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This Case Turns the Back of Your iPhone Into an Electronic Display

Have you ever looked at the back of your smartphone and wished all of that wasted space could be used for more screen real estate? A company called popSLATE attempted to make that dream a reality a few years ago with the first version of its electronic ink phone cases. According to WIRED, the team at popSLATE is back with a new-and-improved successor to the innovative design, and they are once again relying on crowdsourcing to bring it to the world. 

popSLATE2 uses an electronic ink display similar to those found in E-readers. The screen is just as big as those on your iPhone 6, 6+, 6S, or 6S+, and it will deliver alerts, the time, and other information so that you don't have to flip your device over or unlock it while you work. In his overview of the product based on the information provided, Brian Barrett of WIRED praised popSLATE for advertised improvements to the less-than-perfect original case. Barrett said that issues with the first popSLATE made it "difficult to justify as an everyday case. It charged with a different cable than the iPhone 6 it was designed to fit, and at launch only displayed still images pushed from an app on the front of the phone." With the direct changes made in those regards, as well as other features outlined on IndieGoGo (customizable dashboards, auto updating newsfeeds, real-time smart alerts, etc.), Barrett says that the popSLATE2 qualifies as "an evolution, not merely refinement."

With three weeks still left on the clock, popSLATE2 has raised more than $540,000 on IndieGoGo, more than five times its initial goal. There is still time to pledge to the campaign to score your device, which has an estimated delivery date of July. Check out the introduction film above and head to IndieGoGo to get in on the action.

[h/t WIRED

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26 Facts About LEGO Bricks

Since it first added plastic, interlocking bricks to its lineup, the Danish toy company LEGO (from the words Leg Godt for “play well”) has inspired builders of all ages to bring their most imaginative designs to life. Sets have ranged in size from scenes that can be assembled in a few minutes to 5000-piece behemoths depicting famous landmarks. And tinkerers aren’t limited to the sets they find in stores. One of the largest LEGO creations was a life-sized home in the UK that required 3.2 million tiny bricks to construct.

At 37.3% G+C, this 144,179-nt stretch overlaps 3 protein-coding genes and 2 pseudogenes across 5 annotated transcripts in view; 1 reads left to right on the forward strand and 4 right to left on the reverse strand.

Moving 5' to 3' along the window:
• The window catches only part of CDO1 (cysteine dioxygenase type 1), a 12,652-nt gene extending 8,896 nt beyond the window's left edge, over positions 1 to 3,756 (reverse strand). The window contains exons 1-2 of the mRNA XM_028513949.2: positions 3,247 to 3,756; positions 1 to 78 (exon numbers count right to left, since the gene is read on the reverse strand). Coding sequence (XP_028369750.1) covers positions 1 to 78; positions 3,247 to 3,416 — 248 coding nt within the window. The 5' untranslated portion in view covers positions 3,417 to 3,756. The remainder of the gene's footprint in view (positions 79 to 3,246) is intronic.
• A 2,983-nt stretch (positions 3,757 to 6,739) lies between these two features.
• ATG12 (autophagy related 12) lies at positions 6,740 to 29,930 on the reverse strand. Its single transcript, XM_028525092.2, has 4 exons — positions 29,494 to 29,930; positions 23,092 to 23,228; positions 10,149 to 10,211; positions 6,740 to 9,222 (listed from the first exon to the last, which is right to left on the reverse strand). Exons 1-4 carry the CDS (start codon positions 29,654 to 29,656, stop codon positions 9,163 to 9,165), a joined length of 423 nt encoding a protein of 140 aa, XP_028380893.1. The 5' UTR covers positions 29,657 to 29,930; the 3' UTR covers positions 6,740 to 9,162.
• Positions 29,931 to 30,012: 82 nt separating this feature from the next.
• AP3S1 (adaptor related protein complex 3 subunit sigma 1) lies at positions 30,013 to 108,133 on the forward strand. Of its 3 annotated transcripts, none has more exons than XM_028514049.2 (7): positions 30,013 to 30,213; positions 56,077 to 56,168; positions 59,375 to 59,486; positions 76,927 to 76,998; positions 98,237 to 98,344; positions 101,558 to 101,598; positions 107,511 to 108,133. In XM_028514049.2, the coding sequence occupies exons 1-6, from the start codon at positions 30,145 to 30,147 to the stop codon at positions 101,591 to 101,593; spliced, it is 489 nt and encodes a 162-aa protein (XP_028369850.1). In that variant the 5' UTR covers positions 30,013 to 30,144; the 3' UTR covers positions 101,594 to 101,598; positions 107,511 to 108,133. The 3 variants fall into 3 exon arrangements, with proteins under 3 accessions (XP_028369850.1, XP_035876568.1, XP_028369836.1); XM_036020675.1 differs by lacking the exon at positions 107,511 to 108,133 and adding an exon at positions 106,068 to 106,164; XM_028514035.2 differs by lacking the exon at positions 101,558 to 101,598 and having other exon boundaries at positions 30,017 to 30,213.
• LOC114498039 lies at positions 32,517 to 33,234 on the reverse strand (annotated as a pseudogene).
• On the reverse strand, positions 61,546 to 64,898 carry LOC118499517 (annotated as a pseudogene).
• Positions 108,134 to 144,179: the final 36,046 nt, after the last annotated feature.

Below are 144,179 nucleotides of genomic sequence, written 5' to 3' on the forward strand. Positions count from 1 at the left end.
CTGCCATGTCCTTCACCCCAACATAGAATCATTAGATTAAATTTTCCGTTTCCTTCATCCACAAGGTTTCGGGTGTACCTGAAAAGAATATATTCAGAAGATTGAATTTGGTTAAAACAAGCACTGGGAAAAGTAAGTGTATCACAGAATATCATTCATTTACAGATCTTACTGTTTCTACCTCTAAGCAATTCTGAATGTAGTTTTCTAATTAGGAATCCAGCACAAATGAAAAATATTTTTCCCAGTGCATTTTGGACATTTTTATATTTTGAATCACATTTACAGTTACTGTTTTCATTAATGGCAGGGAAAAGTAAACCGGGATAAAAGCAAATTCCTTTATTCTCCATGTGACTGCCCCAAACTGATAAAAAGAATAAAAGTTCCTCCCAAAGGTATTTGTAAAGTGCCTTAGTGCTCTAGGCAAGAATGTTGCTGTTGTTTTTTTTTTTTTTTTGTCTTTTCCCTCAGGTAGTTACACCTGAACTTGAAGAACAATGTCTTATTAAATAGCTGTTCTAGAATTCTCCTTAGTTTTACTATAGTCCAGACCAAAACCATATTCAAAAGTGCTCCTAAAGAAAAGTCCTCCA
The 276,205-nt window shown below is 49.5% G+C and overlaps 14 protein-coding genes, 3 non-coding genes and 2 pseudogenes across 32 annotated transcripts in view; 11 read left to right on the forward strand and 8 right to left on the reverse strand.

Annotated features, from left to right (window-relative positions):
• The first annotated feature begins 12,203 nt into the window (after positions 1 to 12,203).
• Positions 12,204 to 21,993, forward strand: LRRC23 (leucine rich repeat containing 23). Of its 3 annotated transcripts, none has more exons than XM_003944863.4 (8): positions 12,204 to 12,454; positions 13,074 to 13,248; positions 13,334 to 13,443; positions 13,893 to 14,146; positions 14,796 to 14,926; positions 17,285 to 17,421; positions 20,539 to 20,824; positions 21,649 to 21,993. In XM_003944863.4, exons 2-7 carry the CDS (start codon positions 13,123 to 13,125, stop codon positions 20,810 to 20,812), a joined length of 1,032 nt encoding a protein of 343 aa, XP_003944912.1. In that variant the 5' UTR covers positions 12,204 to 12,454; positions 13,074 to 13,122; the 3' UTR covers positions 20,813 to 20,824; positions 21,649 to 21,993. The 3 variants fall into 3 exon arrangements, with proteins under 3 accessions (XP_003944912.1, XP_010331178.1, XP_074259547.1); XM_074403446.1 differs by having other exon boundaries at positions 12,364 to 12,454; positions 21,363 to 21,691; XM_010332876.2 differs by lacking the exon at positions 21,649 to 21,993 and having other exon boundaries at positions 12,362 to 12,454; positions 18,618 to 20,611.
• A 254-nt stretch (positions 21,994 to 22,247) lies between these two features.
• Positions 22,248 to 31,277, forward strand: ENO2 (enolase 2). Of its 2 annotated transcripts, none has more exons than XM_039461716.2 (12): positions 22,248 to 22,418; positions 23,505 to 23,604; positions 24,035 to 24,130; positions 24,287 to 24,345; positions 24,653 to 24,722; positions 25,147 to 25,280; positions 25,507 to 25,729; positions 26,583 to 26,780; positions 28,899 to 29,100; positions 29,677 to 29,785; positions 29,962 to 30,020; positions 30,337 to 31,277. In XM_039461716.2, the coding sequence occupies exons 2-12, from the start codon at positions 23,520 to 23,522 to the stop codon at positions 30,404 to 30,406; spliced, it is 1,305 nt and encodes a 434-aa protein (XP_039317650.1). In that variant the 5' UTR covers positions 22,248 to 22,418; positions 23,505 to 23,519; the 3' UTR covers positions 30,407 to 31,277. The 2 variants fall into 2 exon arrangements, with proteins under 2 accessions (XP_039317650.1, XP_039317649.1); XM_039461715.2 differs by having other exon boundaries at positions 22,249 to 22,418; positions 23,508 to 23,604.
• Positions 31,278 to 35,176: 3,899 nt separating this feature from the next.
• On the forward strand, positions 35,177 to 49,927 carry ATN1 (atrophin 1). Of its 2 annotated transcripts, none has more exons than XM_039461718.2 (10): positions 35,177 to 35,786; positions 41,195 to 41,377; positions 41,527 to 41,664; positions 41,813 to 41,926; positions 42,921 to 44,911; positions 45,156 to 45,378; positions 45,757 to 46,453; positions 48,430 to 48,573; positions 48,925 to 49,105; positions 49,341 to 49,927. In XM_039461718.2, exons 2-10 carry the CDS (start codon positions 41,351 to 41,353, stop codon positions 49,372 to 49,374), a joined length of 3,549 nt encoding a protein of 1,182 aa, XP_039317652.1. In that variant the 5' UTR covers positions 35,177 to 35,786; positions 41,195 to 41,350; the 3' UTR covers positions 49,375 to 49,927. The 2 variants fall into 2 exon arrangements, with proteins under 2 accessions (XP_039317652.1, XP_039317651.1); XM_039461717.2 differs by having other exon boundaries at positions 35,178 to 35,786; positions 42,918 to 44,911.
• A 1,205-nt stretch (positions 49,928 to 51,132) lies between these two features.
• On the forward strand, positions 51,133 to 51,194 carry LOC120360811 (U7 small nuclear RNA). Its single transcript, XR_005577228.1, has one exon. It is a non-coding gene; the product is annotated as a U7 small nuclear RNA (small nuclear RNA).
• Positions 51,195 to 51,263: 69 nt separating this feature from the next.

In this episode of the List Show, John Green lays out 26 playful facts about one of the world’s most beloved toy brands. To hear about the LEGO black market, the vault containing every LEGO set ever released, and more, check out the video above then subscribe to our YouTube channel to stay up-to-date with the latest flossy content.

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Of Buckeyes and Butternuts: 29 States With Weird Nicknames for Their Residents
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Tracing a word’s origin and evolution can yield fascinating historical insights—and the weird nicknames used in some states to describe their residents are no exception. In the Mental Floss video above, host John Green explains the probable etymologies of 29 monikers that describe inhabitants of certain states across the country.

Some of these nicknames, like “Hoosiers” and “Arkies” (which denote residents of Indiana and Arkansas, respectively) may have slightly offensive connotations, while others—including "Buckeyes," "Jayhawks," "Butternuts," and "Tar Heels"—evoke the military histories of Ohio, Kansas, Tennessee, and North Carolina. And a few, like “Muskrats” and “Sourdoughs,” are even inspired by early foods eaten in Delaware and Alaska. ("Goober-grabber" sounds goofier, but it at least refers to peanuts, which are a common crop in Georgia, as well as North Carolina and Arkansas.)

Learn more fascinating facts about states' nicknames for their residents by watching the video above.

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